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Ritchie, Senate Energy Committee chief back cogen’s biomass proposal


State Sen. Patricia A. Ritchie, R-Heuvelton, and Senate Energy Committee Chairman George D. Maziarz, R-Newfane, urged Tuesday that the owners of the 25-megawatt Ag Energy LP cogeneration plant on the grounds of the state-run St. Lawrence Psychiatric Center succeed in building a biomass boiler that would convert wood chips to electricity.

That electricity, they say, could be sold at low cost to the state hospital and the nearby Ogdensburg Correctional Facility.

The lawmakers toured the plant Tuesday morning.

The plant currently provides free steam heat to the state hospital and the prison in exchange for existing rent-free on the state land.

Ag Energy LP Vice President of Operations Greg Sharland has said he envisions a small-scale microgrid electricity system that would sell power to the state over the duration of a 15-year contract.

The senators are all for it.

“I think it’s a priority to make sure that the cogen plant stays up and running,” Mrs. Ritchie sad.

Mr. Maziarz agreed.

“I think it’s absolutely vital,” he said.

Mr. Maziarz also opposes a plan that would strip the state hospital of inpatient services, moving those beds to Syracuse, Utica and Albany.

“It’s a huge mistake to close the psychiatric center,” the senator said.

The plant currently provides free steam heat to the state hospital and the prison in exchange for paying no rent to the state.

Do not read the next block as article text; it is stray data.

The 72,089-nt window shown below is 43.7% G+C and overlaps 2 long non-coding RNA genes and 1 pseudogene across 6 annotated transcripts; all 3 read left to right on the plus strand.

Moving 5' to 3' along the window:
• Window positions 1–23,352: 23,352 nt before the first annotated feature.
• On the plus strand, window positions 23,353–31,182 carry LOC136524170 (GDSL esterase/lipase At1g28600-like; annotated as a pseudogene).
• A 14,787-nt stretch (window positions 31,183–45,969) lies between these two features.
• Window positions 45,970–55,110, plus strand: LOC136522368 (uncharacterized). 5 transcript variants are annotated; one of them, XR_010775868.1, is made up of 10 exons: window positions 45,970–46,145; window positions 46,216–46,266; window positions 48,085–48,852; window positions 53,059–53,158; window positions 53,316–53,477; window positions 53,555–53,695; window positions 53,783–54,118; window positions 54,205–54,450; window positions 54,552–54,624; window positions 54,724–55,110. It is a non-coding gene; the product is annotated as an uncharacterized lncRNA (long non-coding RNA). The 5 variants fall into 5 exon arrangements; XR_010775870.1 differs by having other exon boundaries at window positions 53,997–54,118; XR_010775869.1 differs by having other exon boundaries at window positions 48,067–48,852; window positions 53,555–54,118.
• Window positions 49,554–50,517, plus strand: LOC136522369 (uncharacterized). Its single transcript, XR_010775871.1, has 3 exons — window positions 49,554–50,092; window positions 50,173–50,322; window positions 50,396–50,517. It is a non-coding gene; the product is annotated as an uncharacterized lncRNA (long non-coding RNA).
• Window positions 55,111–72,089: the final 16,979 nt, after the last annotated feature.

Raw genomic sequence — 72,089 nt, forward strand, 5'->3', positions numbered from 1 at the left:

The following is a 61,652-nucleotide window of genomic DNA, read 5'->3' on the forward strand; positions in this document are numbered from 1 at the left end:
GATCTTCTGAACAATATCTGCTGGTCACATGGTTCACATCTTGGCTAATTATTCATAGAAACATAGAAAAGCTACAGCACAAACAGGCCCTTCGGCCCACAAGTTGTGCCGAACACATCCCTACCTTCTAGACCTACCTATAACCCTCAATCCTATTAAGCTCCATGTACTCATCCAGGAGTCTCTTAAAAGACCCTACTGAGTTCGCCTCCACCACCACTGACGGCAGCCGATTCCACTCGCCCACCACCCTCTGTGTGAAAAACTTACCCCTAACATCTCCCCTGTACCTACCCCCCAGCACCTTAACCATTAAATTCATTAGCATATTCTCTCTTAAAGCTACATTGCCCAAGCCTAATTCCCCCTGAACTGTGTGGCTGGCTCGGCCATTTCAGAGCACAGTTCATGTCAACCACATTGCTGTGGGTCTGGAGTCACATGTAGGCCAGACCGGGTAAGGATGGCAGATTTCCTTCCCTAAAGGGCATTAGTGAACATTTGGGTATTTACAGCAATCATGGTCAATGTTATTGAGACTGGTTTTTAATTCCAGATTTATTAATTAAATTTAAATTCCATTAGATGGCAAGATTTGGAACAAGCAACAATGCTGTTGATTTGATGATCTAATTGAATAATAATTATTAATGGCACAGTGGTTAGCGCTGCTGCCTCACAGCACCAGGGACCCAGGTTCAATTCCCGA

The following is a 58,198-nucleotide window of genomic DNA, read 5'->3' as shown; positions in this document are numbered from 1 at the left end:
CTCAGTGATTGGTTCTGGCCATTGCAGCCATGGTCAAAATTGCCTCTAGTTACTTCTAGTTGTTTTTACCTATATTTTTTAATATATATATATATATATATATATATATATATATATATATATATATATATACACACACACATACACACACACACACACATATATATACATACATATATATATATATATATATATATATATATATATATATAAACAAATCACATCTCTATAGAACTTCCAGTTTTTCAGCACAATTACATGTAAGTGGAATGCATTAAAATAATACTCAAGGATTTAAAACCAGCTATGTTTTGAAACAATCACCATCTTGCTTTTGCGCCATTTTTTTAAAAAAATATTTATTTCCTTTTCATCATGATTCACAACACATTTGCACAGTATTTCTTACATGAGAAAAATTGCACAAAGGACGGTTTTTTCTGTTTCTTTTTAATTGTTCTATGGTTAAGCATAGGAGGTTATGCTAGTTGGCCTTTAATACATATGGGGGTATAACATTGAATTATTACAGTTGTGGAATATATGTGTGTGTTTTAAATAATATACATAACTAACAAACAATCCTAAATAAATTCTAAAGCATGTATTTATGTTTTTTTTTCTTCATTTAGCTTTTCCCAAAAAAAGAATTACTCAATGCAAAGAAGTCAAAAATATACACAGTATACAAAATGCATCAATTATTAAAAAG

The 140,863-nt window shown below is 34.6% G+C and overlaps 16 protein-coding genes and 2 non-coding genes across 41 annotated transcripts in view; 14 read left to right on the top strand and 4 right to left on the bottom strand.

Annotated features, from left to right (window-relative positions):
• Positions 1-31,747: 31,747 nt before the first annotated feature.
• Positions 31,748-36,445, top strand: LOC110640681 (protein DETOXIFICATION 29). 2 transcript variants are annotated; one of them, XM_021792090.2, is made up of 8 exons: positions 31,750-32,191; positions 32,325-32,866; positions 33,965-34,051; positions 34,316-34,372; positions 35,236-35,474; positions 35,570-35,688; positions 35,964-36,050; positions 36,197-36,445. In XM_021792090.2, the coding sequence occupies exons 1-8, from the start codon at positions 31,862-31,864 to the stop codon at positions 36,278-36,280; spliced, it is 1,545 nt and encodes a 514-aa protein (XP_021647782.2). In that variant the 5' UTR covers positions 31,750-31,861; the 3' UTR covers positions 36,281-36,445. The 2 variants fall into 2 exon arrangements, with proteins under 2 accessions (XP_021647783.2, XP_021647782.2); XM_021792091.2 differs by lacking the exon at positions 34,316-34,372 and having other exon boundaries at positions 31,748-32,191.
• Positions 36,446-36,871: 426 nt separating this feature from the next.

Mr. Sharland figures it would cost $16 million to $18 million to build his microgrid. He has discussed the proposal with officials from the state Office of Mental Health. Getting the state hospital and prison off the grid and into a less expensive and cleaner setup, he is sure, will stop the state from shutting down the psychiatric center.

The senators said they will urge Gov. Andrew M. Cuomo to consider Mr. Sharland’s biomass proposal.

Ag Energy still has an unpaid back taxes and utilities bill due the city of more than $500,000, including $228,000 in back 2012 taxes payment that were due in June.

The City Council approved in August a $2 million short-term borrowing to avoid a city cash flow crisis prompted in part by the delinquent Ag Energy bill.

City officials want the plant to remain viable due to its potential role as a low-cost power source for the city’s long-term economic development plans as well as for contributions to the state facilities.

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